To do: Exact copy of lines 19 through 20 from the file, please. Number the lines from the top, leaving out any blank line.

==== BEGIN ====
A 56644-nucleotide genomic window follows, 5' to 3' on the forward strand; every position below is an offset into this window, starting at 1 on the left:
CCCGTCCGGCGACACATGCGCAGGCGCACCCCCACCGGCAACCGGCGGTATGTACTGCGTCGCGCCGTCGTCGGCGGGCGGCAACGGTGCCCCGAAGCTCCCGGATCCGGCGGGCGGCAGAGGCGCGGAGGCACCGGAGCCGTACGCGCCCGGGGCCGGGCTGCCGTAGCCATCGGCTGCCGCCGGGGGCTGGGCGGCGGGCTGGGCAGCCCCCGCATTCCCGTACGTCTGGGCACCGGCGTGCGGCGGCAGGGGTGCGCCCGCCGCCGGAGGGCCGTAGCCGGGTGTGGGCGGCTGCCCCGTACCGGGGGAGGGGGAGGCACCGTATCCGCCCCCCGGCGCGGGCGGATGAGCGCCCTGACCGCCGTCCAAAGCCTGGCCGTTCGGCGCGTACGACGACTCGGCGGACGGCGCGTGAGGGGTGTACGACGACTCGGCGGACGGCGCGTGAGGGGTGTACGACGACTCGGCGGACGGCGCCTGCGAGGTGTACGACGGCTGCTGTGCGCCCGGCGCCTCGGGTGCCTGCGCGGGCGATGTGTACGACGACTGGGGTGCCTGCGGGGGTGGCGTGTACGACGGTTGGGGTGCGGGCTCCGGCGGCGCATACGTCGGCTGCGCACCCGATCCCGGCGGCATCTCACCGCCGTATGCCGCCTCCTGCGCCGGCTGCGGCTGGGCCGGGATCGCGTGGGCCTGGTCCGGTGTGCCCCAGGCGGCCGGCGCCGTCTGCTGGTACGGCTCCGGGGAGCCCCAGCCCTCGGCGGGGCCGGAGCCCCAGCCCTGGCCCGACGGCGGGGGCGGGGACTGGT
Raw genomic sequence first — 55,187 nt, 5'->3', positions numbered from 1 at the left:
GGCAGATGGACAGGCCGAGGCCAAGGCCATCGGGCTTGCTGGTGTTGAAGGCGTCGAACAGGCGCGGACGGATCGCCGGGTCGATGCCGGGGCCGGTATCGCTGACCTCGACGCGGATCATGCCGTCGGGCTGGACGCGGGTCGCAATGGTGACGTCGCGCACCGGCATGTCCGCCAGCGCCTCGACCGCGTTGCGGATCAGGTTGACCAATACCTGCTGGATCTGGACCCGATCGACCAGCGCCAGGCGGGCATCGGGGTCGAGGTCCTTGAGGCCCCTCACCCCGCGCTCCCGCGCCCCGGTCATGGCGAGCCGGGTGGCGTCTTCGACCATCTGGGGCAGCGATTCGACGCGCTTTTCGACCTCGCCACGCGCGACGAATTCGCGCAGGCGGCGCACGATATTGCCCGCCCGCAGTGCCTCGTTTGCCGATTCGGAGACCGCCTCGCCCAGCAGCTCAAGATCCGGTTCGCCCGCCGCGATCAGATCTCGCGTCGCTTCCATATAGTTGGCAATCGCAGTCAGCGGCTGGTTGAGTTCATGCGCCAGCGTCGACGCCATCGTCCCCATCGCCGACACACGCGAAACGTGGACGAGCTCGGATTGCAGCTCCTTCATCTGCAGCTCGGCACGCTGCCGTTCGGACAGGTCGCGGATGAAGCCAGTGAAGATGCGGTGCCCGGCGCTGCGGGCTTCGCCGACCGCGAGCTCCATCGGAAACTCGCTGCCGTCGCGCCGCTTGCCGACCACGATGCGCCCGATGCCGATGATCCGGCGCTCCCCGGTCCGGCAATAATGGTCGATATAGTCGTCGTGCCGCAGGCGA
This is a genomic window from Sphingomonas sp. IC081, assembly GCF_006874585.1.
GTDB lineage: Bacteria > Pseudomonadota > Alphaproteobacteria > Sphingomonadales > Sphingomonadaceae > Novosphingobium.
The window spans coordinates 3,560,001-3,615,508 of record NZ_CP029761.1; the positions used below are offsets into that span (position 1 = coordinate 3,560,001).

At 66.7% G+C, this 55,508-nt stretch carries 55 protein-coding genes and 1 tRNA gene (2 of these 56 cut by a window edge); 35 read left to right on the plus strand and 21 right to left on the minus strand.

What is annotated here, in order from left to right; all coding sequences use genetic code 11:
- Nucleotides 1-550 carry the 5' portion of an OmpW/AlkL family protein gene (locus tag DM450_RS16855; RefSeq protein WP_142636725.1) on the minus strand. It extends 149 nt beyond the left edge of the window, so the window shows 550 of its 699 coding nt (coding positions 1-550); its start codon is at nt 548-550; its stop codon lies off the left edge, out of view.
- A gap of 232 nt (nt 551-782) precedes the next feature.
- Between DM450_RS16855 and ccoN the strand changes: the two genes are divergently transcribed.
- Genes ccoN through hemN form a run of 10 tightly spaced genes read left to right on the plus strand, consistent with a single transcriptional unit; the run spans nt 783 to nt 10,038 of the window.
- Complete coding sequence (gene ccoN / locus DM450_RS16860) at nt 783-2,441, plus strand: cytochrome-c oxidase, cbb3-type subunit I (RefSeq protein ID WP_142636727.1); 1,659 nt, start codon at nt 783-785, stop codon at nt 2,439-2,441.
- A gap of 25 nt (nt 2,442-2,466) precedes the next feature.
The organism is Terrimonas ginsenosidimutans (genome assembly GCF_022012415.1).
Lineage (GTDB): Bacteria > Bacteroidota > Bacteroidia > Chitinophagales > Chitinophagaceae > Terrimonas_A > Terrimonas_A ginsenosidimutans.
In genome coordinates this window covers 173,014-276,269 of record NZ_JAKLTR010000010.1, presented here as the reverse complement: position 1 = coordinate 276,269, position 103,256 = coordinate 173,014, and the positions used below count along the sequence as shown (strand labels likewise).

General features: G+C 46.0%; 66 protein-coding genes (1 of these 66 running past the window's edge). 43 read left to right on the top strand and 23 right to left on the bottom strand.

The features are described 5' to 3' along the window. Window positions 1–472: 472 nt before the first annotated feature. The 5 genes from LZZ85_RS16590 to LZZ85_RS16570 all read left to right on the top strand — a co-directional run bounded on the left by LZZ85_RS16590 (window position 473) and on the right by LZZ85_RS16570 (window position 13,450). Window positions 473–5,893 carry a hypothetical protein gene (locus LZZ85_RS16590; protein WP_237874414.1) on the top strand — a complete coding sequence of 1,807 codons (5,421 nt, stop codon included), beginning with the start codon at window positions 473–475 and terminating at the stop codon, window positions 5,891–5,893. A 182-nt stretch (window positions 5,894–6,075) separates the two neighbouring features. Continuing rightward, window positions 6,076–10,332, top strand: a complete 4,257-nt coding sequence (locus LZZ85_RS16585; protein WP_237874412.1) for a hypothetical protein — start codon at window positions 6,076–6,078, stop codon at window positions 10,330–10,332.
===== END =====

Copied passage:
General features: G+C 46.0%; 66 protein-coding genes (1 of these 66 running past the window's edge). 43 read left to right on the top strand and 23 right to left on the bottom strand.

The features are described 5' to 3' along the window. Window positions 1–472: 472 nt before the first annotated feature. The 5 genes from LZZ85_RS16590 to LZZ85_RS16570 all read left to right on the top strand — a co-directional run bounded on the left by LZZ85_RS16590 (window position 473) and on the right by LZZ85_RS16570 (window position 13,450). Window positions 473–5,893 carry a hypothetical protein gene (locus LZZ85_RS16590; protein WP_237874414.1) on the top strand — a complete coding sequence of 1,807 codons (5,421 nt, stop codon included), beginning with the start codon at window positions 473–475 and terminating at the stop codon, window positions 5,891–5,893. A 182-nt stretch (window positions 5,894–6,075) separates the two neighbouring features. Continuing rightward, window positions 6,076–10,332, top strand: a complete 4,257-nt coding sequence (locus LZZ85_RS16585; protein WP_237874412.1) for a hypothetical protein — start codon at window positions 6,076–6,078, stop codon at window positions 10,330–10,332.